Celebrates the diverse cultures, traditions, histories and contributions of American Indian and Alaska Native peoples in the United States.
History of Native American Heritage Month
November is Native American Heritage Month. The appeal for a formal recognition day for Native American peoples has been in the works since the early 1900s. Arthur Parker, a member of the Seneca Nation of Indians, who was the director of the Museum of Arts and Science in Rochester, NY, was one of the first proponents of a day that recognized Native peoples. In 1916, New York became the first state to declare a day of recognition.
Others carried on Parker’s call for formal recognition, including Red Fox James, a member of the Blackfoot Nation who visited 24 states seeking support. While multiple U.S. presidents proclaimed a day, week or month to recognize Native American heritage, actual dates and observances were inconsistent.
It wasn’t until 1990 that Congress passed a resolution authorizing and requesting President George H.W. Bush to proclaim November, and every November after, as National Native American Heritage Month. President Bush signed the legislation, and each November, the incumbent president delivers a proclamation. Here’s the proclamation signed by President Joe Biden.
In 2009, Congress passed the Native American Heritage Day Act and President Barack Obama signed legislation that established the Friday following Thanksgiving Day as “Native American Heritage Day.”
Along with celebration, it is equally important to understand that Native Americans are the First Peoples of this land who were here long before white settlers arrived. They suffered greatly under colonization and the genocide, mass relocation and forced assimilation that followed. The American Museum of Natural History offers a suite of videos of Native voices along the Northwest coast sharing both the diversity of Native cultures and the impact of settlers on the culture.
Learn about land acknowledgment
Puget Sound was first inhabited by the Coast Salish peoples. To acknowledge this land is to learn and recognize the lived history of Indigenous peoples
Native and Indigenous peoples have been reclaiming their ancestral homelands through Land Back movements. Land Back campaigns promote a return to communal land ownership and provide meaningful space for traditional practices and cultural observances.
Read the University Land Acknowledgment.
Celebrate the month and support colleagues by adding an icon to your email signature.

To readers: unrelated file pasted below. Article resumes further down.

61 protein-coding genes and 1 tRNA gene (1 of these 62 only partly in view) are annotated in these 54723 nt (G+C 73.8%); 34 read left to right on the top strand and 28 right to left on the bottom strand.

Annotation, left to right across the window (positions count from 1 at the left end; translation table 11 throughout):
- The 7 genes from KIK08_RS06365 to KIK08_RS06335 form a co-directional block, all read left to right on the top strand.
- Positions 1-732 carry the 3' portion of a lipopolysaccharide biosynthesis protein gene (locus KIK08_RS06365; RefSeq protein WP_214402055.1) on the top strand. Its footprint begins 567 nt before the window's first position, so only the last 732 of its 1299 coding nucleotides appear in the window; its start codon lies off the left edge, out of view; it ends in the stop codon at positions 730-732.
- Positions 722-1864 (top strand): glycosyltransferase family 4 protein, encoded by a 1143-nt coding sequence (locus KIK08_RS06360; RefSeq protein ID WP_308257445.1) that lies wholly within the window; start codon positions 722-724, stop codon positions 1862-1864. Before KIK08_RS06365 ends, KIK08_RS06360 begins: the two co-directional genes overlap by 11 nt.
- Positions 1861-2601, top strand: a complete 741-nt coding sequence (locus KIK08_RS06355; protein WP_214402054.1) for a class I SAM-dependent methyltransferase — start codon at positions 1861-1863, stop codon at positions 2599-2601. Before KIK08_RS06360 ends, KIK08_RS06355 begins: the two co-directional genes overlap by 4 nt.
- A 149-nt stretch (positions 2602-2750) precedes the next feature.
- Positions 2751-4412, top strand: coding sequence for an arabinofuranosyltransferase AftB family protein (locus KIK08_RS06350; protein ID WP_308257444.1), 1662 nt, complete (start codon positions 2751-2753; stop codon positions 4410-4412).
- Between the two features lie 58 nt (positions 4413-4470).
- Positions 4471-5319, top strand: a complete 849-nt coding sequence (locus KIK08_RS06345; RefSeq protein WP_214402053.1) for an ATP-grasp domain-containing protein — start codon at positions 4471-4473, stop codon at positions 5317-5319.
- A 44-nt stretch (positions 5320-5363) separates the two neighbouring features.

The icon depicts a Medicine Wheel — a significant Native American symbol for health and healing. Visit the UW Medicine brand site to download the signature. If you need instructions on how to add an email signature, visit one of the following Microsoft Office support pages:
Visit the UW Medicine brand site to download the background.
Download a PDF of the poster.
- UW Medicine Native American Heritage Month Flag Raising on Nov. 1 at noon on all hospital campuses.
- UW American Indian Studies hosts Sacred Breath: Indigenous Writing and Storytelling Series on Nov. 16, 5-6:30 p.m
- Autumn Coastal Jam at the Intellectual House on Nov. 3, from 5-9 p.m. Address for Intellectual House: 4249 Little Canoe Channel NE, Seattle, WA 98195. Parking is available at Padelford Plaza.
- Learn about UW School of Medicine’s Indian Health Pathway.
- Learn more about Northwest Native Art at the Burke Museum.
- Learn about UW’s American Indian Studies.
- Read “Surveying the Native art of the Pacific Northwest” in UW Magazine.
- Read “American Indian & Alaska Native Contributions to Public Health” on the Centers for Disease Control and Prevention website.
- Read “A Guide to Indigenous Land Acknowledgement” by the Native Governance Center.
- Read “Native American Cultural Heritage Guide” by Visit Seattle.
- Read “Two-Spirit” by Indian Health Service to learn more about the Two-Spirit community.
- Listen to “Living Nations, Living Words,” a collection of contemporary Native poetry curated by poet laureate Joy Harjo and the Library of Congress.
- Explore the map created by Native Land Digital and learn about the Indigenous history of the land and the impact of colonialism.
- Watch “Lushootseed, Seattle’s original language,” on Seattle Channel.
- Watch “Get to know the UW campus with Indigenous Walking Tour” on UW News.